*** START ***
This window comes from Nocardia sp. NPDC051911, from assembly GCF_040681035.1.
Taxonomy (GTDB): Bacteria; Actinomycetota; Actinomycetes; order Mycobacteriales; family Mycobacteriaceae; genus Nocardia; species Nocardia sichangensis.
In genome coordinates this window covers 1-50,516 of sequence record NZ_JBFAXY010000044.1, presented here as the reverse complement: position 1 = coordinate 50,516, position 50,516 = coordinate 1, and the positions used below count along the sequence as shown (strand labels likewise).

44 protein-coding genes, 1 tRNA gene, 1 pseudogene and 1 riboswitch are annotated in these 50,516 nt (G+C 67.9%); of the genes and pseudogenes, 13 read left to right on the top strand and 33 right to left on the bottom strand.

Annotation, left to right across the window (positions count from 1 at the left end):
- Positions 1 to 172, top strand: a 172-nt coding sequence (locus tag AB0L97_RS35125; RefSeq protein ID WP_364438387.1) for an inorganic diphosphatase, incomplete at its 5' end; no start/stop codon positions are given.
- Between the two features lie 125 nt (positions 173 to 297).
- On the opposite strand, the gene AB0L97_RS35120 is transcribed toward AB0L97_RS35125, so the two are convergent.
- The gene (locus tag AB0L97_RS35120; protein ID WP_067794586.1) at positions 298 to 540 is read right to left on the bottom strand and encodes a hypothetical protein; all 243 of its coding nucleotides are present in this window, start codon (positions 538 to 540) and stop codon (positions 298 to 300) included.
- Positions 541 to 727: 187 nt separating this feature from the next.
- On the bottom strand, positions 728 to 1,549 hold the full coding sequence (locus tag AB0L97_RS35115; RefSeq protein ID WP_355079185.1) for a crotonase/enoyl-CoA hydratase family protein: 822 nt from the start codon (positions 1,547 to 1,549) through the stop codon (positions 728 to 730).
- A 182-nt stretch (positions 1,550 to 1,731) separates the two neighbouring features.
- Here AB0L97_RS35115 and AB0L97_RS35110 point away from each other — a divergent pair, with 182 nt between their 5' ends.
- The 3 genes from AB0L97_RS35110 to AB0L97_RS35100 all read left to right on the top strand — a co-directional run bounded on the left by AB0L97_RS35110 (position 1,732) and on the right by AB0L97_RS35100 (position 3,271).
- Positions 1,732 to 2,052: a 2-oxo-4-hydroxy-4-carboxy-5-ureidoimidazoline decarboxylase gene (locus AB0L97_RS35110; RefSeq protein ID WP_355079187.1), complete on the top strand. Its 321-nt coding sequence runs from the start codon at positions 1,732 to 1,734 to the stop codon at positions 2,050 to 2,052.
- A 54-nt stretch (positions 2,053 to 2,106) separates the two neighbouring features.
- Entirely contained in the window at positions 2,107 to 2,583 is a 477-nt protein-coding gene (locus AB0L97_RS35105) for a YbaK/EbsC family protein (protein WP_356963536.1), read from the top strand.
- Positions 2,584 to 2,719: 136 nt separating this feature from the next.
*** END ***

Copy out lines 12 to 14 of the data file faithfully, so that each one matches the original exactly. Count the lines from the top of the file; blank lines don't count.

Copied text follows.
- A 182-nt stretch (positions 1,550 to 1,731) separates the two neighbouring features.
- Here AB0L97_RS35115 and AB0L97_RS35110 point away from each other — a divergent pair, with 182 nt between their 5' ends.
- The 3 genes from AB0L97_RS35110 to AB0L97_RS35100 all read left to right on the top strand — a co-directional run bounded on the left by AB0L97_RS35110 (position 1,732) and on the right by AB0L97_RS35100 (position 3,271).